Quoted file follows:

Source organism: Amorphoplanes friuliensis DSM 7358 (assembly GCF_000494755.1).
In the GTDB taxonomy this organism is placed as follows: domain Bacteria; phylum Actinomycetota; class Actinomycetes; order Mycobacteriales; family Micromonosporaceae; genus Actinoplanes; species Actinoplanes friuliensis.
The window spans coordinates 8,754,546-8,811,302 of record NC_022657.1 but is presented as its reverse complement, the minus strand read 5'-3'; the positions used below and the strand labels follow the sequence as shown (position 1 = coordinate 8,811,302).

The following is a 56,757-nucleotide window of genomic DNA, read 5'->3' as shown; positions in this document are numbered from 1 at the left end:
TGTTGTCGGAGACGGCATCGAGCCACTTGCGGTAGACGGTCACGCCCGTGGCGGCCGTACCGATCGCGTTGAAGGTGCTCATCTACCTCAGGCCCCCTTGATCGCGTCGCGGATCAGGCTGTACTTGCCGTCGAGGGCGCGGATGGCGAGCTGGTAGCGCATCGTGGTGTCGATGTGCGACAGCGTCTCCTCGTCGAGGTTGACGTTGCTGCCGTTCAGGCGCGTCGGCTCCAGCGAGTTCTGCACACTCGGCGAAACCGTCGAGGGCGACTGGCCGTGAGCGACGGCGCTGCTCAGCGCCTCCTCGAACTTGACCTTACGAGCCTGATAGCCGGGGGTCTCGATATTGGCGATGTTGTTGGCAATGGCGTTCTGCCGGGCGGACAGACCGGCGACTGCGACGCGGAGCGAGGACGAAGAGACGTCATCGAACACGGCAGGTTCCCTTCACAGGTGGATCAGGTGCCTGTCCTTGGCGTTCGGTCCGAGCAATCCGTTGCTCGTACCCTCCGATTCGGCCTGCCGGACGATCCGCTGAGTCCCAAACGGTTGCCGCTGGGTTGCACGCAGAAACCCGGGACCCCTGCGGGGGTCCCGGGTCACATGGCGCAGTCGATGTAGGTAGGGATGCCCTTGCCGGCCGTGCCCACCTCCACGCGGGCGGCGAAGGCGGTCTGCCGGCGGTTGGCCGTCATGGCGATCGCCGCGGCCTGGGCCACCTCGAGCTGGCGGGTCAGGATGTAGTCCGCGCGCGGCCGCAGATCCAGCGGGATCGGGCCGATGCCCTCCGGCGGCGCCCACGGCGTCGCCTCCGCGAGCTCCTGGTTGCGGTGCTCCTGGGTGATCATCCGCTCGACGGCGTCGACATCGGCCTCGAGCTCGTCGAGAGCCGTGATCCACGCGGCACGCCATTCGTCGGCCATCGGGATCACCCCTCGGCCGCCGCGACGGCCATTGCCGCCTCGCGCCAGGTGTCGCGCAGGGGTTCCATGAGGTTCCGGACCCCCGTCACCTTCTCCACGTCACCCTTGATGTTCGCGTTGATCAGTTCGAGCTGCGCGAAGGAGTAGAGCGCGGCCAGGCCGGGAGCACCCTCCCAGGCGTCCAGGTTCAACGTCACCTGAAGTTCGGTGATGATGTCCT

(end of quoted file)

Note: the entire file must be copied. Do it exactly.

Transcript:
Source organism: Amorphoplanes friuliensis DSM 7358 (assembly GCF_000494755.1).
In the GTDB taxonomy this organism is placed as follows: domain Bacteria; phylum Actinomycetota; class Actinomycetes; order Mycobacteriales; family Micromonosporaceae; genus Actinoplanes; species Actinoplanes friuliensis.
The window spans coordinates 8,754,546-8,811,302 of record NC_022657.1 but is presented as its reverse complement, the minus strand read 5'-3'; the positions used below and the strand labels follow the sequence as shown (position 1 = coordinate 8,811,302).

The following is a 56,757-nucleotide window of genomic DNA, read 5'->3' as shown; positions in this document are numbered from 1 at the left end:
TGTTGTCGGAGACGGCATCGAGCCACTTGCGGTAGACGGTCACGCCCGTGGCGGCCGTACCGATCGCGTTGAAGGTGCTCATCTACCTCAGGCCCCCTTGATCGCGTCGCGGATCAGGCTGTACTTGCCGTCGAGGGCGCGGATGGCGAGCTGGTAGCGCATCGTGGTGTCGATGTGCGACAGCGTCTCCTCGTCGAGGTTGACGTTGCTGCCGTTCAGGCGCGTCGGCTCCAGCGAGTTCTGCACACTCGGCGAAACCGTCGAGGGCGACTGGCCGTGAGCGACGGCGCTGCTCAGCGCCTCCTCGAACTTGACCTTACGAGCCTGATAGCCGGGGGTCTCGATATTGGCGATGTTGTTGGCAATGGCGTTCTGCCGGGCGGACAGACCGGCGACTGCGACGCGGAGCGAGGACGAAGAGACGTCATCGAACACGGCAGGTTCCCTTCACAGGTGGATCAGGTGCCTGTCCTTGGCGTTCGGTCCGAGCAATCCGTTGCTCGTACCCTCCGATTCGGCCTGCCGGACGATCCGCTGAGTCCCAAACGGTTGCCGCTGGGTTGCACGCAGAAACCCGGGACCCCTGCGGGGGTCCCGGGTCACATGGCGCAGTCGATGTAGGTAGGGATGCCCTTGCCGGCCGTGCCCACCTCCACGCGGGCGGCGAAGGCGGTCTGCCGGCGGTTGGCCGTCATGGCGATCGCCGCGGCCTGGGCCACCTCGAGCTGGCGGGTCAGGATGTAGTCCGCGCGCGGCCGCAGATCCAGCGGGATCGGGCCGATGCCCTCCGGCGGCGCCCACGGCGTCGCCTCCGCGAGCTCCTGGTTGCGGTGCTCCTGGGTGATCATCCGCTCGACGGCGTCGACATCGGCCTCGAGCTCGTCGAGAGCCGTGATCCACGCGGCACGCCATTCGTCGGCCATCGGGATCACCCCTCGGCCGCCGCGACGGCCATTGCCGCCTCGCGCCAGGTGTCGCGCAGGGGTTCCATGAGGTTCCGGACCCCCGTCACCTTCTCCACGTCACCCTTGATGTTCGCGTTGATCAGTTCGAGCTGCGCGAAGGAGTAGAGCGCGGCCAGGCCGGGAGCACCCTCCCAGGCGTCCAGGTTCAACGTCACCTGAAGTTCGGTGATGATGTCCT